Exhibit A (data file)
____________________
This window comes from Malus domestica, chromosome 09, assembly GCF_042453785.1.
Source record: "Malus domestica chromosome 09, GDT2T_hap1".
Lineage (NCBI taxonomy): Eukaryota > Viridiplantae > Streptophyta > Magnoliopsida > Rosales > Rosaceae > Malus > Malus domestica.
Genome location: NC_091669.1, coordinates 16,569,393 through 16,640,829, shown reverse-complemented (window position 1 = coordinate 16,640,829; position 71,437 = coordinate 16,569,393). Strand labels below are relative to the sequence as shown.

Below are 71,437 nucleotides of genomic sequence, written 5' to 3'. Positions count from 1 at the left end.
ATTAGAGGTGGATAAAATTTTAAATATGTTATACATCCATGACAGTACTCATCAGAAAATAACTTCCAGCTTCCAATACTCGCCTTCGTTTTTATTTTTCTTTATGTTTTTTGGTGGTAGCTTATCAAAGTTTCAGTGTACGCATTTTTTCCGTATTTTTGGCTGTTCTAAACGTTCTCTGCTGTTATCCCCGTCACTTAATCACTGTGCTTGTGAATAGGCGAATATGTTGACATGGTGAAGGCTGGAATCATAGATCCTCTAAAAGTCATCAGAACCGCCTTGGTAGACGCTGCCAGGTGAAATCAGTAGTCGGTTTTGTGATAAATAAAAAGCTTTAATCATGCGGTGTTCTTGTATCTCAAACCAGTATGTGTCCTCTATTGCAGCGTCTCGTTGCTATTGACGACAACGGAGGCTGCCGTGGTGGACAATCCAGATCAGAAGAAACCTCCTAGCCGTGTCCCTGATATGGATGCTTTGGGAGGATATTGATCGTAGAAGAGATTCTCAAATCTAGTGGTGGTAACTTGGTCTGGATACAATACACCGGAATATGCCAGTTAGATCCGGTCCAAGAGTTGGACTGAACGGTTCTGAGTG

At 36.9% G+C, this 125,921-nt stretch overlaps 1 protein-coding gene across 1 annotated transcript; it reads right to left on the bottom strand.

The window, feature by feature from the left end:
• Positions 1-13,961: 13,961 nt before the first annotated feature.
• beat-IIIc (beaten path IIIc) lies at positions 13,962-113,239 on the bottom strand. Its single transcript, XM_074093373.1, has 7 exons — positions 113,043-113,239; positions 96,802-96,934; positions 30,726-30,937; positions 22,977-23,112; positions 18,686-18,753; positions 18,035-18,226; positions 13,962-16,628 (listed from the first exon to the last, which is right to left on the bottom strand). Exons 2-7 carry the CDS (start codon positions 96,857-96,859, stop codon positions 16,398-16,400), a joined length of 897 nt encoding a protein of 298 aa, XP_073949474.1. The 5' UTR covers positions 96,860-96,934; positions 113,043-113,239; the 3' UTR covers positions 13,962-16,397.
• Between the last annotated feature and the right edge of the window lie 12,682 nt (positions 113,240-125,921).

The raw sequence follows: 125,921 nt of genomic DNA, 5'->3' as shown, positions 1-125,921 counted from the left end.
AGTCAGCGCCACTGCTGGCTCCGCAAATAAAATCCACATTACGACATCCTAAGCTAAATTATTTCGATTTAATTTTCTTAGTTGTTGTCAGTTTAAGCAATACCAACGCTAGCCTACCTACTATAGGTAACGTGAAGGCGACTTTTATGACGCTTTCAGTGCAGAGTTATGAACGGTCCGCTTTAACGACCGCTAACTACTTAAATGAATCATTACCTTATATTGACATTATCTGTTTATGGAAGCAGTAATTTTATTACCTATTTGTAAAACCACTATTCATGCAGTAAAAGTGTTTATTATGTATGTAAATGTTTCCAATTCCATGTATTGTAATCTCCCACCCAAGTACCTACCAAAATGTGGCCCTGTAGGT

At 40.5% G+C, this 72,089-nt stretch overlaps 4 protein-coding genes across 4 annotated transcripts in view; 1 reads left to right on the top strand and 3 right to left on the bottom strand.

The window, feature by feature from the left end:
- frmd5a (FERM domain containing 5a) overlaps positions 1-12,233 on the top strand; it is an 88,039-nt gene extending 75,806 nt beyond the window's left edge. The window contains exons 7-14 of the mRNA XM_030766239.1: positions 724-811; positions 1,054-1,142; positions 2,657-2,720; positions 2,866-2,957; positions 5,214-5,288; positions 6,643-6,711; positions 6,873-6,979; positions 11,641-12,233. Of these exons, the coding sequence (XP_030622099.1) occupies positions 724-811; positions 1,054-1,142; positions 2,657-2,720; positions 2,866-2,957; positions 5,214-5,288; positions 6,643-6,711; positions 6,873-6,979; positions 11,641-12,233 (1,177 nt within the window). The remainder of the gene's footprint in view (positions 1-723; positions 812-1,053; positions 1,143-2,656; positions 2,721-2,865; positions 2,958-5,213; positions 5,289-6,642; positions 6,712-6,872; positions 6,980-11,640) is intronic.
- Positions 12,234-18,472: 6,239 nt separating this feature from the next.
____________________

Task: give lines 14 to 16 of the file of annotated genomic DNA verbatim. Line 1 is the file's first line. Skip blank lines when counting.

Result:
At 40.5% G+C, this 72,089-nt stretch overlaps 4 protein-coding genes across 4 annotated transcripts in view; 1 reads left to right on the top strand and 3 right to left on the bottom strand.

The window, feature by feature from the left end:
- frmd5a (FERM domain containing 5a) overlaps positions 1-12,233 on the top strand; it is an 88,039-nt gene extending 75,806 nt beyond the window's left edge. The window contains exons 7-14 of the mRNA XM_030766239.1: positions 724-811; positions 1,054-1,142; positions 2,657-2,720; positions 2,866-2,957; positions 5,214-5,288; positions 6,643-6,711; positions 6,873-6,979; positions 11,641-12,233. Of these exons, the coding sequence (XP_030622099.1) occupies positions 724-811; positions 1,054-1,142; positions 2,657-2,720; positions 2,866-2,957; positions 5,214-5,288; positions 6,643-6,711; positions 6,873-6,979; positions 11,641-12,233 (1,177 nt within the window). The remainder of the gene's footprint in view (positions 1-723; positions 812-1,053; positions 1,143-2,656; positions 2,721-2,865; positions 2,958-5,213; positions 5,289-6,642; positions 6,712-6,872; positions 6,980-11,640) is intronic.